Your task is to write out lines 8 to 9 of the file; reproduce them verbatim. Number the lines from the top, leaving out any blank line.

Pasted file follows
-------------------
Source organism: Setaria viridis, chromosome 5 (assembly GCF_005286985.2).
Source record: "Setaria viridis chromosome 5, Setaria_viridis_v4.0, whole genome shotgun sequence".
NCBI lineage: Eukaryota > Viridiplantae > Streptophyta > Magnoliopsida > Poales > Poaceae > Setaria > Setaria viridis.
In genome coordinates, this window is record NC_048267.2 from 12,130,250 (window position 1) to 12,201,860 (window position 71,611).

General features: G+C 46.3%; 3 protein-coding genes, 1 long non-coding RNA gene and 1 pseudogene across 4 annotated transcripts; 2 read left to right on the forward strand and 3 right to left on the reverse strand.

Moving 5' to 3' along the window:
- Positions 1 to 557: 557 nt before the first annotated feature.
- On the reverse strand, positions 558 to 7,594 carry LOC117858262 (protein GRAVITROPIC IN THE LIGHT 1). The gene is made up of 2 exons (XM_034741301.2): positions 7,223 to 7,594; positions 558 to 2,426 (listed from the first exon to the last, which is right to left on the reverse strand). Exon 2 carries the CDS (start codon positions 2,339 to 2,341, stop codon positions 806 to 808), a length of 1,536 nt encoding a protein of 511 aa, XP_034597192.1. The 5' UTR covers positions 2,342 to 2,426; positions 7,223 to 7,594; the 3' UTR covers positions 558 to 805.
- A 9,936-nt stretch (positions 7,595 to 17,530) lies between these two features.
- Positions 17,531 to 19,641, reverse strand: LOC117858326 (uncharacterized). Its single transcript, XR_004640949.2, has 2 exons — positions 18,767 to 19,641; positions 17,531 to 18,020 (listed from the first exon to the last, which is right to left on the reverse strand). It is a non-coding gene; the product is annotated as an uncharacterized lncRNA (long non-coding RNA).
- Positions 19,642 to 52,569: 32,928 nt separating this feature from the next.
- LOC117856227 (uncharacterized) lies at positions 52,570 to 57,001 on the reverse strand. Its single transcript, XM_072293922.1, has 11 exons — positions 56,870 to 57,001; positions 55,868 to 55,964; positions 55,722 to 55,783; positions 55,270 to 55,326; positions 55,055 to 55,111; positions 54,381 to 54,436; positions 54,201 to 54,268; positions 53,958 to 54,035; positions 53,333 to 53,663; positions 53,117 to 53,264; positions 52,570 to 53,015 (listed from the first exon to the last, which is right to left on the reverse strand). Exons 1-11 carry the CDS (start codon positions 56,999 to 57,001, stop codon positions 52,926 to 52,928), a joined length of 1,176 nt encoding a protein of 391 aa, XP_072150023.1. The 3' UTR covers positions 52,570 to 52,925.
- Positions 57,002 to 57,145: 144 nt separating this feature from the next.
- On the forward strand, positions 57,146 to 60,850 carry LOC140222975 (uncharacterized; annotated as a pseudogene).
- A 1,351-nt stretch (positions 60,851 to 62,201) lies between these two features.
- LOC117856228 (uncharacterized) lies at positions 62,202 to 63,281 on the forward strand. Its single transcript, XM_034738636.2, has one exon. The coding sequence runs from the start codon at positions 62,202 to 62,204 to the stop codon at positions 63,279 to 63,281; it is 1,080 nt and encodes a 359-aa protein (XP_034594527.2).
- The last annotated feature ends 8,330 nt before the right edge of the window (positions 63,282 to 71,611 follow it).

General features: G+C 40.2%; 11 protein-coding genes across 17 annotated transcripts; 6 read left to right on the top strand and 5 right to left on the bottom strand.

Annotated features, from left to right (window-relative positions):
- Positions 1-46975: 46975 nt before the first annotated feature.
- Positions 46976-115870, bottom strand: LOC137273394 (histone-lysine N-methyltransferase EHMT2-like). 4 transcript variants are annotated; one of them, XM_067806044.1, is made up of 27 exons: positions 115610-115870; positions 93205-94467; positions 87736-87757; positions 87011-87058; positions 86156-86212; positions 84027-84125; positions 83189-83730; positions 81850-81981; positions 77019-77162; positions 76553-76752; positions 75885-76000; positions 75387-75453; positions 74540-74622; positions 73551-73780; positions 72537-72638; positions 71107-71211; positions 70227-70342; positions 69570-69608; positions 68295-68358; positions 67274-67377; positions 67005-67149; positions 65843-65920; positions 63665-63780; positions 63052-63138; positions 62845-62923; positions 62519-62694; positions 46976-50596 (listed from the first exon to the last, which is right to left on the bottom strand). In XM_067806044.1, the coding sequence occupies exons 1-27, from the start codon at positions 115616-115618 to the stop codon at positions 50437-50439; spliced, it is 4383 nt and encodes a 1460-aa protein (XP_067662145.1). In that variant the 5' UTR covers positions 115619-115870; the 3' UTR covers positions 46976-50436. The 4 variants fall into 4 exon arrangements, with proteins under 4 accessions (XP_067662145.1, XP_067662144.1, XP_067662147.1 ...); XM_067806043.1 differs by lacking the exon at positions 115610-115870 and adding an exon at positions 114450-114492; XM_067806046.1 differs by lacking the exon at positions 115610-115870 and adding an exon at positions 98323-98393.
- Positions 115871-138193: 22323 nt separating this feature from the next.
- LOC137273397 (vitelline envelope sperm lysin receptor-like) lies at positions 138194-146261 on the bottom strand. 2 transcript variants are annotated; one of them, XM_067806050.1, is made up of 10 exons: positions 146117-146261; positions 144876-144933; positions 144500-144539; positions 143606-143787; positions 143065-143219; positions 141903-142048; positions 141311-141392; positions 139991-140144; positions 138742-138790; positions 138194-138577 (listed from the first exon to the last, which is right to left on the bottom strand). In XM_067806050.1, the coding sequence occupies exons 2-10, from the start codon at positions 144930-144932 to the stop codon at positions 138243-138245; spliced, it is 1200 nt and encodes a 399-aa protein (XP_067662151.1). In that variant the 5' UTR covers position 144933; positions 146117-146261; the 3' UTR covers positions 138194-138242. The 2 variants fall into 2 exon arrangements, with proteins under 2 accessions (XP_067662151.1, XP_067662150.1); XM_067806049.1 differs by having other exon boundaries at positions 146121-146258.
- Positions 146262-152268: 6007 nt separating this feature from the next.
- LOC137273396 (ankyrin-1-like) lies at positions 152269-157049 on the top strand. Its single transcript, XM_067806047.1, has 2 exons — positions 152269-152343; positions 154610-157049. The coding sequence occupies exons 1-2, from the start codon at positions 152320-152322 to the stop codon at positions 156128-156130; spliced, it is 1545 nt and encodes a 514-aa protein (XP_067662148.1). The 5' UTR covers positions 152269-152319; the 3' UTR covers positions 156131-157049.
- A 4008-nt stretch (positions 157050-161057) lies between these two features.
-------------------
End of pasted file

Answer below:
- On the reverse strand, positions 558 to 7,594 carry LOC117858262 (protein GRAVITROPIC IN THE LIGHT 1). The gene is made up of 2 exons (XM_034741301.2): positions 7,223 to 7,594; positions 558 to 2,426 (listed from the first exon to the last, which is right to left on the reverse strand). Exon 2 carries the CDS (start codon positions 2,339 to 2,341, stop codon positions 806 to 808), a length of 1,536 nt encoding a protein of 511 aa, XP_034597192.1. The 5' UTR covers positions 2,342 to 2,426; positions 7,223 to 7,594; the 3' UTR covers positions 558 to 805.
- A 9,936-nt stretch (positions 7,595 to 17,530) lies between these two features.